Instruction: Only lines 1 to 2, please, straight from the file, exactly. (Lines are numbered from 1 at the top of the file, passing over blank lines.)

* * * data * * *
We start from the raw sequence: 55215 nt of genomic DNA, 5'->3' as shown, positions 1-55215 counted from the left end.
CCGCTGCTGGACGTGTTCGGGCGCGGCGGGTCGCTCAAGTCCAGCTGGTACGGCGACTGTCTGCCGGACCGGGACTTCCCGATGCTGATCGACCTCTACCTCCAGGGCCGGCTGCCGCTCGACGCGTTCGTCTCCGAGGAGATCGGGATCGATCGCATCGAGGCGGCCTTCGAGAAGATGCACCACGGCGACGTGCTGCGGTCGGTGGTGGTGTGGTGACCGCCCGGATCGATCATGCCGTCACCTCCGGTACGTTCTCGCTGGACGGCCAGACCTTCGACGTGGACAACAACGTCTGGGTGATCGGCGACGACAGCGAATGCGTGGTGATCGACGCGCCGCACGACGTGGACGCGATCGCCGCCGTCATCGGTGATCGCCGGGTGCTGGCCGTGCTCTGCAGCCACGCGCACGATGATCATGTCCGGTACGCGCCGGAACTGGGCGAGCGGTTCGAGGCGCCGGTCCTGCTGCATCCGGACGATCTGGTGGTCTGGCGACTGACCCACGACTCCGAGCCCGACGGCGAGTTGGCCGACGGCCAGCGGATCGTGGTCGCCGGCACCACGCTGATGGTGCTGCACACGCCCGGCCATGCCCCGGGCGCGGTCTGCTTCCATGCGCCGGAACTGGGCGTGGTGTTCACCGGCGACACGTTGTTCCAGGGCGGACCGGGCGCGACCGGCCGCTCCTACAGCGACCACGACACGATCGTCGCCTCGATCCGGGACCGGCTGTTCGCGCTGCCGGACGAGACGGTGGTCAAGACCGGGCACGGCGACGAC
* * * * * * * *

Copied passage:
We start from the raw sequence: 55215 nt of genomic DNA, 5'->3' as shown, positions 1-55215 counted from the left end.
CCGCTGCTGGACGTGTTCGGGCGCGGCGGGTCGCTCAAGTCCAGCTGGTACGGCGACTGTCTGCCGGACCGGGACTTCCCGATGCTGATCGACCTCTACCTCCAGGGCCGGCTGCCGCTCGACGCGTTCGTCTCCGAGGAGATCGGGATCGATCGCATCGAGGCGGCCTTCGAGAAGATGCACCACGGCGACGTGCTGCGGTCGGTGGTGGTGTGGTGACCGCCCGGATCGATCATGCCGTCACCTCCGGTACGTTCTCGCTGGACGGCCAGACCTTCGACGTGGACAACAACGTCTGGGTGATCGGCGACGACAGCGAATGCGTGGTGATCGACGCGCCGCACGACGTGGACGCGATCGCCGCCGTCATCGGTGATCGCCGGGTGCTGGCCGTGCTCTGCAGCCACGCGCACGATGATCATGTCCGGTACGCGCCGGAACTGGGCGAGCGGTTCGAGGCGCCGGTCCTGCTGCATCCGGACGATCTGGTGGTCTGGCGACTGACCCACGACTCCGAGCCCGACGGCGAGTTGGCCGACGGCCAGCGGATCGTGGTCGCCGGCACCACGCTGATGGTGCTGCACACGCCCGGCCATGCCCCGGGCGCGGTCTGCTTCCATGCGCCGGAACTGGGCGTGGTGTTCACCGGCGACACGTTGTTCCAGGGCGGACCGGGCGCGACCGGCCGCTCCTACAGCGACCACGACACGATCGTCGCCTCGATCCGGGACCGGCTGTTCGCGCTGCCGGACGAGACGGTGGTCAAGACCGGGCACGGCGACGAC